"When the Belarus issue or other issues are considered, related to Eastern European, Eastern Neighborhood countries, very often the position of neighboring countries and what they say is taken into account. So, I believe the position of these four countries (Lithuania, Latvia, Estonia and Poland – BNS) will be heard and really be taken into account," Neliupsiene, an adviser from the Strategic Planning Group at the Ministry of Foreign Affairs, told the national radio LRT.

"In most cases, the biggest discussions takes place around what measures should be taken and how strict sanctions should be," she said.

In her words, the EU can put political pressure on Belarus and impose sanctions. Currently, personal sanctions against responsible persons are under consideration.

Vytautas Landsbergis, chairman of the Lithuanian Supreme Council-Reconstituent Seimas, says he's in favor of sanctions for "the regime's servants". He called the EU's reaction sluggish and underlined that the goal is not only to remove President Alexander Lukashenko but also ensure real changes in Belarus.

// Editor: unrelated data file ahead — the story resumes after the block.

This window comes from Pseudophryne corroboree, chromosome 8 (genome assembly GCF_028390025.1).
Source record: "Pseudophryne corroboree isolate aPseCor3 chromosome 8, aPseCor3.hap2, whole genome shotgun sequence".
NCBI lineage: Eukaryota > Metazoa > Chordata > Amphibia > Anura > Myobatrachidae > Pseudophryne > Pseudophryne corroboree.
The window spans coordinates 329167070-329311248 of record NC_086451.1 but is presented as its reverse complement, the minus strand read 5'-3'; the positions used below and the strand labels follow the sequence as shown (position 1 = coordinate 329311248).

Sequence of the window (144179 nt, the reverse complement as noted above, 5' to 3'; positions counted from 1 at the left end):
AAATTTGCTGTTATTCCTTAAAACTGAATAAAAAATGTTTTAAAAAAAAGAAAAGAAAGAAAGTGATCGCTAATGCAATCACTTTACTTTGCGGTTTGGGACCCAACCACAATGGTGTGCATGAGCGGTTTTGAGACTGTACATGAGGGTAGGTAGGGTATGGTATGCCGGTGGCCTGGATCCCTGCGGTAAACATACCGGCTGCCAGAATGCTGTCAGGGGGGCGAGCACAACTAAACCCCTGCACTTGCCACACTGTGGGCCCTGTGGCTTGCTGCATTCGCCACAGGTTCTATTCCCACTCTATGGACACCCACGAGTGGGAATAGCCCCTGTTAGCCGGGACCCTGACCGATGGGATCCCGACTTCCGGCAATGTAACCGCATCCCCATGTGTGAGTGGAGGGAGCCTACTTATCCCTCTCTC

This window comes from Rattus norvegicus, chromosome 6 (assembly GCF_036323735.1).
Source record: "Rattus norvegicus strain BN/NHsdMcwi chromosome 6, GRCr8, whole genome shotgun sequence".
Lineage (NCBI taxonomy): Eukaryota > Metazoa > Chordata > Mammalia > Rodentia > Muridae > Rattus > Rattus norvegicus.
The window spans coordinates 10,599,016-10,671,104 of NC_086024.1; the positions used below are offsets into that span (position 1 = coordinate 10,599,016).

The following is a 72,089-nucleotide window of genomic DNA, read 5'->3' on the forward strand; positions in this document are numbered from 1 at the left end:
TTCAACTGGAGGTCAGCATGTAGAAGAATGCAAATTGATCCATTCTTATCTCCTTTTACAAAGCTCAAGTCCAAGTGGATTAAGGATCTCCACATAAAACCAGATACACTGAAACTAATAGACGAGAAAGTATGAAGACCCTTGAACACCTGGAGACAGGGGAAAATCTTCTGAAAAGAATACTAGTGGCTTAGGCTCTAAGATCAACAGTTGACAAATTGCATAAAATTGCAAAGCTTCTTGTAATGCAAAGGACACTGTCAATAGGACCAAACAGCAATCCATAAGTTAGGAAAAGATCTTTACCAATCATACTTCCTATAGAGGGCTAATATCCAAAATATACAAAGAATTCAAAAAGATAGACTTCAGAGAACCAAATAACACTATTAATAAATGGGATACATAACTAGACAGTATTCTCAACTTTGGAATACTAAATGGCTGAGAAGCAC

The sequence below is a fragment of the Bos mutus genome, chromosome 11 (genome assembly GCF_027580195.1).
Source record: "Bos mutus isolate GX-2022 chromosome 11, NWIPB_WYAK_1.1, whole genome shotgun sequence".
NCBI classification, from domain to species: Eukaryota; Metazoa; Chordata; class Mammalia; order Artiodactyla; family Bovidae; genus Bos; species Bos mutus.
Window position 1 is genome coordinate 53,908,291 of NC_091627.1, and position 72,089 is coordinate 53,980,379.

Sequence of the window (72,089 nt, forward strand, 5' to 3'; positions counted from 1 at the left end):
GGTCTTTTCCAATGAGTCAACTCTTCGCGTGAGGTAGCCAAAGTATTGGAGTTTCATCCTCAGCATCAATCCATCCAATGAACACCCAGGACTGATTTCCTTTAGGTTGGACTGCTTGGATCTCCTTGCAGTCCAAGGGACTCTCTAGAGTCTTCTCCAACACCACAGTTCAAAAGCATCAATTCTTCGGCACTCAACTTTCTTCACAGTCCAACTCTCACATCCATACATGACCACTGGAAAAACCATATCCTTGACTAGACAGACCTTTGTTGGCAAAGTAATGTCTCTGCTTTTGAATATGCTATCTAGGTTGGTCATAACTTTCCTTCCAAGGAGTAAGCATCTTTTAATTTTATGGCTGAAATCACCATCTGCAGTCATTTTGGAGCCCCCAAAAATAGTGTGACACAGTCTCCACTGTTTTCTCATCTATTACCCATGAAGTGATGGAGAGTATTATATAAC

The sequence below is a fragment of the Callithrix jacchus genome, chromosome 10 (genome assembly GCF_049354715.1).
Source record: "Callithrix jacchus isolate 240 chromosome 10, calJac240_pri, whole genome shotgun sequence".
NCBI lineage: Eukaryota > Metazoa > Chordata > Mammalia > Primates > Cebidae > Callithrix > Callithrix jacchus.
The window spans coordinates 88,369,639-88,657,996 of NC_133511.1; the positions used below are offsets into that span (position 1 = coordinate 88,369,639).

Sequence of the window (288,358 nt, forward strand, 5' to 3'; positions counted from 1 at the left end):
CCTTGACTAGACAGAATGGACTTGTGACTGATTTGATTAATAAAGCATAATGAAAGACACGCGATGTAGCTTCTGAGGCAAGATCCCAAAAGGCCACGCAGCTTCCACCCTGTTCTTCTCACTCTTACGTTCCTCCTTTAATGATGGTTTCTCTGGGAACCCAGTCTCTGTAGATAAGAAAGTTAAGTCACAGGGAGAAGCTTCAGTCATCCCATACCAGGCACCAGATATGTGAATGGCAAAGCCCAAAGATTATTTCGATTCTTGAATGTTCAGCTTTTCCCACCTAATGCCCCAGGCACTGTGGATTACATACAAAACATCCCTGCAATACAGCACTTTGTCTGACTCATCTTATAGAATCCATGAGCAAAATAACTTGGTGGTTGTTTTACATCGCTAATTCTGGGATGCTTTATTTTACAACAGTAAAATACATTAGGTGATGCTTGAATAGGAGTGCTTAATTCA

Opinions on and insights into the events in Belarus will also be discussed during the European Council meeting, and the issue of possible sanctions will also be considered.

Lithuanian President Gitanas Nauseda plans to urge EU leaders to agree on the need to ensure peaceful handover of power in Belarus by means of a dialogue and hold new and fair and democratic elections.

Before that, Nauseda will have a conference call with his Nordic and Baltic counterpart. Yesterday, the Lithuanian president discussed future positions with german Chancellor Angela Merkel.

The Lithuanian, Latvian and Estonian parliaments and leaders condemned vote-rigging in Belarus, violence against protested and voice their support to sanctions for the Minsk regime responsible for these actions.